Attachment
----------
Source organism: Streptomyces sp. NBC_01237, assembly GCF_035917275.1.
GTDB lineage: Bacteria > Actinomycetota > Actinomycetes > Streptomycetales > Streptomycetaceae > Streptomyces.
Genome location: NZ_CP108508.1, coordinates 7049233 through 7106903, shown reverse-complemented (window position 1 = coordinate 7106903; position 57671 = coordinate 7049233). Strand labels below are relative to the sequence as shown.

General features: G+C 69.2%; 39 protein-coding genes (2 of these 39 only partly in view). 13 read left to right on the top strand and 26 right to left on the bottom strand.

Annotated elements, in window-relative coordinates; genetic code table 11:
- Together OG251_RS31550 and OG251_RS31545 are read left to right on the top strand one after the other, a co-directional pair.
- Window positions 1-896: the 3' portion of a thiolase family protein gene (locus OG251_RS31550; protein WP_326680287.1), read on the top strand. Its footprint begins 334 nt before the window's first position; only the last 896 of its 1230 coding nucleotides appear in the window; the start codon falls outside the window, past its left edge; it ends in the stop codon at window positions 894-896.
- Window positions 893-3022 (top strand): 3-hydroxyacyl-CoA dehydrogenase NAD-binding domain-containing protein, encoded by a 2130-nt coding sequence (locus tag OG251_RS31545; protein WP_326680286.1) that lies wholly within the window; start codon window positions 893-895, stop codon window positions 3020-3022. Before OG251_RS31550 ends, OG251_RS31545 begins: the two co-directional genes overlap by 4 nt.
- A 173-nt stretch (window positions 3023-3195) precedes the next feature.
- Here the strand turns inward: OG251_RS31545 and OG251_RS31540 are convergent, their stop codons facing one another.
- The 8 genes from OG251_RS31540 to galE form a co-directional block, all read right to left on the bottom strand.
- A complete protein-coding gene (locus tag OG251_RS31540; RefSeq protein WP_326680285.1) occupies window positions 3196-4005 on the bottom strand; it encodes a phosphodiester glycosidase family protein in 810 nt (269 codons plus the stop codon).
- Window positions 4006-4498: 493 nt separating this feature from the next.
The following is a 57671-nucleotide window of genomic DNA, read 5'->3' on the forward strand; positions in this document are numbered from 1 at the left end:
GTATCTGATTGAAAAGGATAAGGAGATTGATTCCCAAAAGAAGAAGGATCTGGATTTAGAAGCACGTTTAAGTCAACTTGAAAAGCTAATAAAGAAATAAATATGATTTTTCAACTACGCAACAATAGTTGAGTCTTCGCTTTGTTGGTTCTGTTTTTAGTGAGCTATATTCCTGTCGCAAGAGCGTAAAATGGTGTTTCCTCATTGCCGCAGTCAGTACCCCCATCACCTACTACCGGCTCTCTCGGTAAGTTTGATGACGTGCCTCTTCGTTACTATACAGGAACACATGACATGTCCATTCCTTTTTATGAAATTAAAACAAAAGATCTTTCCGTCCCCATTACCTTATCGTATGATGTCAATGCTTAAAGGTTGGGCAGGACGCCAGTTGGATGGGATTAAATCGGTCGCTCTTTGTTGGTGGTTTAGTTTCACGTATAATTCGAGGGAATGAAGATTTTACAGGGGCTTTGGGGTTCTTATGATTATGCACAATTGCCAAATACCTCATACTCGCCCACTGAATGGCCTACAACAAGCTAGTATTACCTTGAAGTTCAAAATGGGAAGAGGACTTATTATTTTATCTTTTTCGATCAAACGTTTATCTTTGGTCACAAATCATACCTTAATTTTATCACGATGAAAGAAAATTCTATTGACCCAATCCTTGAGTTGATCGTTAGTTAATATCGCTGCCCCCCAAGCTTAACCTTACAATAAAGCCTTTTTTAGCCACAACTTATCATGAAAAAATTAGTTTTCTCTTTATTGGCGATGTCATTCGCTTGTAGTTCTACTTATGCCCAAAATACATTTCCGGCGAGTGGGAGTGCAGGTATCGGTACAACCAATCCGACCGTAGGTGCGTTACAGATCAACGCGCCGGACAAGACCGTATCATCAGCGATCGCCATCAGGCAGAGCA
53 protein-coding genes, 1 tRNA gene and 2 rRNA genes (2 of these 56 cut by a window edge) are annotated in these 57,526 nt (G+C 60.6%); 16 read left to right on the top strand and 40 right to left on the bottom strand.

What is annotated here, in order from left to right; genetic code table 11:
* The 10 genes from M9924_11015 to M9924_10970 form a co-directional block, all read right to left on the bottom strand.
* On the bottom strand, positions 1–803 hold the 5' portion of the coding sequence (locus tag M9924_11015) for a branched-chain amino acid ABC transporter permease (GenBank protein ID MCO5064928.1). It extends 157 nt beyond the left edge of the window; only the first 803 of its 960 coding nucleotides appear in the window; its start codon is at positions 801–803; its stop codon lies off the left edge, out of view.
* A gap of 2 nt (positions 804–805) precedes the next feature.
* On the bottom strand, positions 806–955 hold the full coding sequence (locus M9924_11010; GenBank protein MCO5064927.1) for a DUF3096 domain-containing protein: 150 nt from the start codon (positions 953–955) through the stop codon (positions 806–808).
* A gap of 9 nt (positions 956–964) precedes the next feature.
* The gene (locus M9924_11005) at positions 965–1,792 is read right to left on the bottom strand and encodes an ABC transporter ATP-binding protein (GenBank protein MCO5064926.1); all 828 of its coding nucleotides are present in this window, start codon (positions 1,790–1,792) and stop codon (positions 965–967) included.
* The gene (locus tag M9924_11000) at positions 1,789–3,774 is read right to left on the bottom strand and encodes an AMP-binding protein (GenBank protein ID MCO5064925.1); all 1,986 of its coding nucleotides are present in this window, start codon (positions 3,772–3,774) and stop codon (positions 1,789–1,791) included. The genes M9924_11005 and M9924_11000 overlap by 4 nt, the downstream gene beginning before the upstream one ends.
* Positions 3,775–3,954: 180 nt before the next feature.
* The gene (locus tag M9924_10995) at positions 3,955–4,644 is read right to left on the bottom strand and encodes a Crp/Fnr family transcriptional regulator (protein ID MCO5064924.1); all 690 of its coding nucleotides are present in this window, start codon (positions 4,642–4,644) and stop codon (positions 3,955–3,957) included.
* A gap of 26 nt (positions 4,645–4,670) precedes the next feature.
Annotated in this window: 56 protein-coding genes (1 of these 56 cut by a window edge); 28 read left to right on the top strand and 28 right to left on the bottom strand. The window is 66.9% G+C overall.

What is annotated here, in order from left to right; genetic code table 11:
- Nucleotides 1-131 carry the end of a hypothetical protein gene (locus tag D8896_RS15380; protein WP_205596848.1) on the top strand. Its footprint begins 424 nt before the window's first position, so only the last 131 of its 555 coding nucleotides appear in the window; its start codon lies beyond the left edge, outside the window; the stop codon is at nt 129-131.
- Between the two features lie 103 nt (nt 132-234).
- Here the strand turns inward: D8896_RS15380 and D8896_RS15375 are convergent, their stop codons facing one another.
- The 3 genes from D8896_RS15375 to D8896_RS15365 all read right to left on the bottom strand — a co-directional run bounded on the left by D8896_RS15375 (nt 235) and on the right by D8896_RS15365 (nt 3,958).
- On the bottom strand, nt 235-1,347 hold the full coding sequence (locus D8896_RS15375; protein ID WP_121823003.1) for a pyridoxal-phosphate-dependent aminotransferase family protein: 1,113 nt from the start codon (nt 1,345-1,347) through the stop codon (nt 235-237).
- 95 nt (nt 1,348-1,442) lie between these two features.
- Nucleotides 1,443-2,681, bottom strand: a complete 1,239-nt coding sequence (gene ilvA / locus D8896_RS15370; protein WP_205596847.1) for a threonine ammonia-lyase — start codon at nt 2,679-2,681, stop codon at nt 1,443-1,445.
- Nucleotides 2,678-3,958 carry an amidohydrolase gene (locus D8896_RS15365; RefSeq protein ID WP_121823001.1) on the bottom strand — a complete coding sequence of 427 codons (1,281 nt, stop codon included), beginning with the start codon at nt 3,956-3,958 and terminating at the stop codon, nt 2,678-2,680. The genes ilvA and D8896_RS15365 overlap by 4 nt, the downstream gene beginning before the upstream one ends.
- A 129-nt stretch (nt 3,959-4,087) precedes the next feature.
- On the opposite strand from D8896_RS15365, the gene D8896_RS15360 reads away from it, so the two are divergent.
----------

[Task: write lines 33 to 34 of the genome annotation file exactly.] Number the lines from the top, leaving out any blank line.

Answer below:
- The 3 genes from D8896_RS15375 to D8896_RS15365 all read right to left on the bottom strand — a co-directional run bounded on the left by D8896_RS15375 (nt 235) and on the right by D8896_RS15365 (nt 3,958).
- On the bottom strand, nt 235-1,347 hold the full coding sequence (locus D8896_RS15375; protein ID WP_121823003.1) for a pyridoxal-phosphate-dependent aminotransferase family protein: 1,113 nt from the start codon (nt 1,345-1,347) through the stop codon (nt 235-237).